“I still catch myself calling customers, patients,” remarked Scott McKinley as he sat in the DOPE Magazine offices in Seattle. Amidst the litany of change the medical marijuana community weathered as the industry in Washington state moved forward with the implementation of recreational pot policies, McKinley’s viewpoint has genuine staying power. Not to mention, room to carve out a new movement.
Caviar Gold has, without doubt, been a staple in the medical cannabis scene in Washington state since 2010. They have been the lead sponsor of Seattle HEMPFEST for five years, bringing generosity and authenticity to these massive crowds on an annual basis. Also well-known and celebrated for giving free cannabis to the terminally ill, they stayed true to their medicinal mindset and gave their profits back to patients. However, the regulatory transition into the recreational cannabis industry proved to be convoluted and did not leave room for the level of generosity that the Caviar Gold team had previously become accustomed to. “We have always had the mandate of giving away free marijuana. Always, that’s what we’ve always done. Now I can’t and I have excess funds. We’ve always been the company that tried to help people,” said McKinley.
Regulations governing the recreational cannabis market in Washington state involve extensive systems of tracking that follow cannabis from seed to sale—not from seed to someone who you believe needs it for free. With the option of giving free cannabis to the terminally ill officially off the table, it became apparent to Caviar Gold that donating profits might be the best avenue for positively influencing the lives of many patients. While the Caviar Gold team witnessed the plant as a helpful treatment for several illnesses, cancer stood out as a specific target for their well-aimed philanthropy. Thus began a two-and-a-half-month search to find a cancer research center that would accept their donations, where the complicated nature of conflicting federal and state cannabis laws presented significant hurdles. Here, working with companies that operate in a federally-illegal space such as cannabis can jeopardize an organization’s ability to receive federal grants and funding.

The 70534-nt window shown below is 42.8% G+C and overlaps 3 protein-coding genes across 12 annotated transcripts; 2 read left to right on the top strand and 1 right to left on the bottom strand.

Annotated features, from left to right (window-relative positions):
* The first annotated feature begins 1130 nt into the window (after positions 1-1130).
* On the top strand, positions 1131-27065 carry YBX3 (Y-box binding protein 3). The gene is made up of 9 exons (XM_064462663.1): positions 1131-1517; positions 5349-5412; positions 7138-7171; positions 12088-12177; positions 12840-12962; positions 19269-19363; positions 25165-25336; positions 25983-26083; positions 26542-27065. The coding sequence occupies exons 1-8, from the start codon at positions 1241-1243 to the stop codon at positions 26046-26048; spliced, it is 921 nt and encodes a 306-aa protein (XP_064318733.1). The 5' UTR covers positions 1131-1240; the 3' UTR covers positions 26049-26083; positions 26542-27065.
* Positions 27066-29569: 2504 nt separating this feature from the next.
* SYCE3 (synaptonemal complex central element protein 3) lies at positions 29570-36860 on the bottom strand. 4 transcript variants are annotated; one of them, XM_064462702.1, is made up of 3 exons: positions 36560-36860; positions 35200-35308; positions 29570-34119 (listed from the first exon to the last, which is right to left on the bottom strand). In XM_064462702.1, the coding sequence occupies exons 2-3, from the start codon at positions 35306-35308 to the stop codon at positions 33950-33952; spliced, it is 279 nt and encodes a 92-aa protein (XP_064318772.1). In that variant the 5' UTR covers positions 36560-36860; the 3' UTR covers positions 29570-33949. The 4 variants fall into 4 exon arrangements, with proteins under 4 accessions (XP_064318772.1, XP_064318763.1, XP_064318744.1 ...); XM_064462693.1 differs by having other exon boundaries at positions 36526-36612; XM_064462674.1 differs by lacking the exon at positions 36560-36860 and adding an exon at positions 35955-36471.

Following extensive work with the Washington State Liquor Control Board (WSLCB) and a conversation with the American Cancer Society Relay for Life chapter in Everett, Caviar Gold’s philanthropic plans began to take shape. While federal regulations did not permit the ACS from officially partnering with a cannabis company, donations fell within the realm of acceptability. And the WSLCB gave the go-ahead for a third-party logo design to adorn Caviar Gold products, indicating to customers that 5% of their purchase will go to the ACS. Knowing how easy it is to spend $100 in a recreational cannabis store in Washington state, putting five dollars toward cancer research provides a fine incentive to purchase from Caviar Gold.
In sound philanthropic spirit, Caviar Gold is encouraging more cannabis companies to participate in this movement. As McKinley noted, “If we can get 50 brands to participate, we can play a part in finding a real end to the suffering of cancer.”
As the bridge between medical and recreational cannabis in Washington state sits undeniably fractured, Caviar Gold’s attempts to heal the surrounding casualties remind us of the wellness-based roots that unite this industry. As McKinley remarked, “The way that I look at it is that we came from medical. We wouldn’t be here without it. And everyone who started in medical got medical by getting a medical marijuana authorization from a doctor. I have fibromyalgia, that’s why I got it. Other people have real legit issues why they got it. That’s why we’re in this industry.”
Toward the end of our conversation, McKinley noted that the WSLCB, and people in general, can be a bit perplexed as to Caviar Gold’s motivations for going to such great lengths to give company profits away—especially in an industry as new and controversial as cannabis. As he simply concluded, “We want to create an atmosphere that says, ‘We are very privileged to be in this industry.’ If we’re not doing anything with that privilege, then that’s not an industry I’m proud to be a part of. And I want to work in an industry that I’m proud to be a part of.”